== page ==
By Joel Beaupré, Teaching & Learning Consultant
With the expectation to spend so much time indoors lately, some have seized this opportunity to turn inward and find a more reflective, introspective approach to our work as educators.
Lately I’ve been pondering my earliest experiences as an educator and have questioned, “If I could go back and change anything about those first years of teaching – what would I do differently?” In this post, I’ll share one important lesson about that I admittedly learned the hard way during my experience as a novice teacher.
Where My Teaching Journey Began
My introduction to teaching occurred in a unique setting – Sandy Lake First Nation, Ontario, a remote community about 600kms northwest of Thunder Bay.
My first assignment there was to teach Grade 8, which included a range of subjects for a group of about 20 students. At that time, I knew very little about Indigenous history and the realities of Canada’s residential schools: a deplorable system that was experienced first-hand by many of the parents and grandparents of the students I would work with. Even without this knowledge, I expected the cultural adjustment to a northern community to be challenging. Pedagogically, however, I trusted that I had all the tools and techniques needed to be immediately effective as an educator. Turns out I didn’t.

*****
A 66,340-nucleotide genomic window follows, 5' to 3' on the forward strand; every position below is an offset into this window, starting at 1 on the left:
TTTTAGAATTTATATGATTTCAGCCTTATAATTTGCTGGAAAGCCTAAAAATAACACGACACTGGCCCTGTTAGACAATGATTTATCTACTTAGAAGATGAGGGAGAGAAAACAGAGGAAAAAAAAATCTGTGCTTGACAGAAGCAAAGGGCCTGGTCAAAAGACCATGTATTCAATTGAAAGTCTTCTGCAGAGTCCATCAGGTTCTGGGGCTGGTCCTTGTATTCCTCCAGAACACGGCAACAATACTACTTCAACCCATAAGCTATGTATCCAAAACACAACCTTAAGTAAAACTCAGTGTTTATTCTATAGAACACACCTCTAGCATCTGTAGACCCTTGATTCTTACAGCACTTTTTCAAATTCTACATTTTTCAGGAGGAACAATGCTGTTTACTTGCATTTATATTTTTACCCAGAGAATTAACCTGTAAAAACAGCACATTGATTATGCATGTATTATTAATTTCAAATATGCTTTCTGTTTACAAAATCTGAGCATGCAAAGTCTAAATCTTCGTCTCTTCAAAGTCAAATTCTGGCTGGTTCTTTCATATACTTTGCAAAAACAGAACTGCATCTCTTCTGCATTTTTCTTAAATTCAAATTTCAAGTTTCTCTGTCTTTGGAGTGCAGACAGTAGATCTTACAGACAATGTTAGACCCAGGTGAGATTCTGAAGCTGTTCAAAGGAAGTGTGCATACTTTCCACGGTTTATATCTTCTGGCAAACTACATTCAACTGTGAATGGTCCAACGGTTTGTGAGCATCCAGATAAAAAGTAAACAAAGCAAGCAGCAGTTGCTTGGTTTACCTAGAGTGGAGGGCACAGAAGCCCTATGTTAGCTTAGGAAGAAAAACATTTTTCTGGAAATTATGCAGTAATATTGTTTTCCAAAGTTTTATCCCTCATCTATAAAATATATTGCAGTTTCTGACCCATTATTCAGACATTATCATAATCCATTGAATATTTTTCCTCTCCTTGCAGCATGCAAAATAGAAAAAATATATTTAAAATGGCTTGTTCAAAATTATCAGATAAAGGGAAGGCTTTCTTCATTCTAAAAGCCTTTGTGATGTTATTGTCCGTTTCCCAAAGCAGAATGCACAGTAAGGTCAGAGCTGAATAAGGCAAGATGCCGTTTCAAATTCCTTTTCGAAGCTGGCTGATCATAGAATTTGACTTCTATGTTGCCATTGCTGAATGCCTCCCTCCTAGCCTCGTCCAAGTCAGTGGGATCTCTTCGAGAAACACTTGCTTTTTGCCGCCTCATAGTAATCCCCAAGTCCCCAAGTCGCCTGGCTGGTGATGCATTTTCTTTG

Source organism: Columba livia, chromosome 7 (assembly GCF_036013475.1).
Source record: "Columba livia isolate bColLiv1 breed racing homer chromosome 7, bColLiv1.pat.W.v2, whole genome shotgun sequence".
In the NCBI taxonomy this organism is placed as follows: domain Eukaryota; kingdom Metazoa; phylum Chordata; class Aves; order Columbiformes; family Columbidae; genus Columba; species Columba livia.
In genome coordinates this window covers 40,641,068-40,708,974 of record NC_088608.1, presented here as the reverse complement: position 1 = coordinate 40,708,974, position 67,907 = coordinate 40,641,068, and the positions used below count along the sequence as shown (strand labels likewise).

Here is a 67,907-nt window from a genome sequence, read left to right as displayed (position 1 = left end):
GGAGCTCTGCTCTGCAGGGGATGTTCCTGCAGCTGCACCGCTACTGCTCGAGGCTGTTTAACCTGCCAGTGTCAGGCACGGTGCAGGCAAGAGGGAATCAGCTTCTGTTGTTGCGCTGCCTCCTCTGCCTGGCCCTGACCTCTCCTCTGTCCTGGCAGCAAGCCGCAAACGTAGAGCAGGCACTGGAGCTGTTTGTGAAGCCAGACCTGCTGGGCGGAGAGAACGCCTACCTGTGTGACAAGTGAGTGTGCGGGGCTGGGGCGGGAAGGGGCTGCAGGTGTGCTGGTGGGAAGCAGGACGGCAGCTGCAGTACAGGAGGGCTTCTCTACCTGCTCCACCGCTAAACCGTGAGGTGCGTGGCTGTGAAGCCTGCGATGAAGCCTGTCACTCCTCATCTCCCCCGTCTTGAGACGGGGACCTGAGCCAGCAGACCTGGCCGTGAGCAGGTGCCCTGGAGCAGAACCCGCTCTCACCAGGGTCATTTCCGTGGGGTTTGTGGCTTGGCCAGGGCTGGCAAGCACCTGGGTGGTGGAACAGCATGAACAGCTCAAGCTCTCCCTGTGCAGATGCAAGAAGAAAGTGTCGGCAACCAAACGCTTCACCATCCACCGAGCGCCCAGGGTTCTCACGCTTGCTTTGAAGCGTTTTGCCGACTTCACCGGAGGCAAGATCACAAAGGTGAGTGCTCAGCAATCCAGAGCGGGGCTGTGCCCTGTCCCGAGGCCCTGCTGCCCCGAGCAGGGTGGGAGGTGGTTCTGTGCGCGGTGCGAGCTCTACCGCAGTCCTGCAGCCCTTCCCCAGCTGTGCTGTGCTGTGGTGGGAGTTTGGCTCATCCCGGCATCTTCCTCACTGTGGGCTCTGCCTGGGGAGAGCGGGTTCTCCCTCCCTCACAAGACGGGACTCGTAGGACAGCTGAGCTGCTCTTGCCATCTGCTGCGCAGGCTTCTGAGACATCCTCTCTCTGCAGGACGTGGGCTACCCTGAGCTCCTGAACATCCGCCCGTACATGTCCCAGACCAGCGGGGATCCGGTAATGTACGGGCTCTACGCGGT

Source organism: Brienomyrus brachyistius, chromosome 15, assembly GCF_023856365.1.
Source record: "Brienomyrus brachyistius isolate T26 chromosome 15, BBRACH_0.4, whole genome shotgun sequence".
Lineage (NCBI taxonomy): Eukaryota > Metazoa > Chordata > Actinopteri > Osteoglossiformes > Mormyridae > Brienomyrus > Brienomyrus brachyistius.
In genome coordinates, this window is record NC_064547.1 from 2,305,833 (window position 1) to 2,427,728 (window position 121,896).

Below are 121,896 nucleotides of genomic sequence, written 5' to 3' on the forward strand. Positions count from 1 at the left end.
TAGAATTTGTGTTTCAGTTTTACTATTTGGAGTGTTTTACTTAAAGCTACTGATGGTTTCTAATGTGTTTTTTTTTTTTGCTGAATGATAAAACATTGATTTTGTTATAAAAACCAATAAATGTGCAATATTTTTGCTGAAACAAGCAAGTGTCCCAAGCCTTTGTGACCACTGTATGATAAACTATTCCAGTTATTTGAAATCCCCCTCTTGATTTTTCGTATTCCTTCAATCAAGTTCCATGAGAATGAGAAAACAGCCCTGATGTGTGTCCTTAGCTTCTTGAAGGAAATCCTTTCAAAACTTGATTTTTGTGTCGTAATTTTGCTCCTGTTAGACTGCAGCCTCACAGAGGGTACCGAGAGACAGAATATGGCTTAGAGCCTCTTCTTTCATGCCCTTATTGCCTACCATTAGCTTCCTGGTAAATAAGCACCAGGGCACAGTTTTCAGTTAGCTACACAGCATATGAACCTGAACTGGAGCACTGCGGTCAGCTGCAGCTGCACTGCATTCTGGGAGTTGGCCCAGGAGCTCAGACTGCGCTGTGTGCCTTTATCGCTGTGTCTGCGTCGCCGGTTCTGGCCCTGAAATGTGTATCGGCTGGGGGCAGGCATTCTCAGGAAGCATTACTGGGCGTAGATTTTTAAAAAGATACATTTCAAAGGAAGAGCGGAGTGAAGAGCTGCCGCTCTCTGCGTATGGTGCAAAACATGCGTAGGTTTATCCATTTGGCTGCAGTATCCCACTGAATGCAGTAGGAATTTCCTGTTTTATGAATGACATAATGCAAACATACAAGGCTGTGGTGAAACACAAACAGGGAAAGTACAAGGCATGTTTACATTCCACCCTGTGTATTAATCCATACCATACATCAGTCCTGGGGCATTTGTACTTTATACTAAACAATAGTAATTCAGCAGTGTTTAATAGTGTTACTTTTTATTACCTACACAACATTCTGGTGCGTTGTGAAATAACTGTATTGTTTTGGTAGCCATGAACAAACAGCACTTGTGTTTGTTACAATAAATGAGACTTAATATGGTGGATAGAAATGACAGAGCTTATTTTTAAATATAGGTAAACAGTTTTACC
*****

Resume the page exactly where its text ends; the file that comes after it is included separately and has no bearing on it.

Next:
Self-Sufficiency: A Novice Mistake
Because I was a high academic achiever (especially while completing my Bachelor of Education), I started teaching with more confidence than many beginners (should) have. I had a strong grasp of theory, and one model I was especially familiar with was Differentiated Instruction (Tomlinson, 2000), which emphasizes the need to meet students where they’re at and take an individualized, responsive approach to facilitating learning. I knew that my students would have diverse needs, but I also believed that if I was willing to customize everyone’s learning experience on my own, I could exceed everyone’s expectations of what was achievable that year.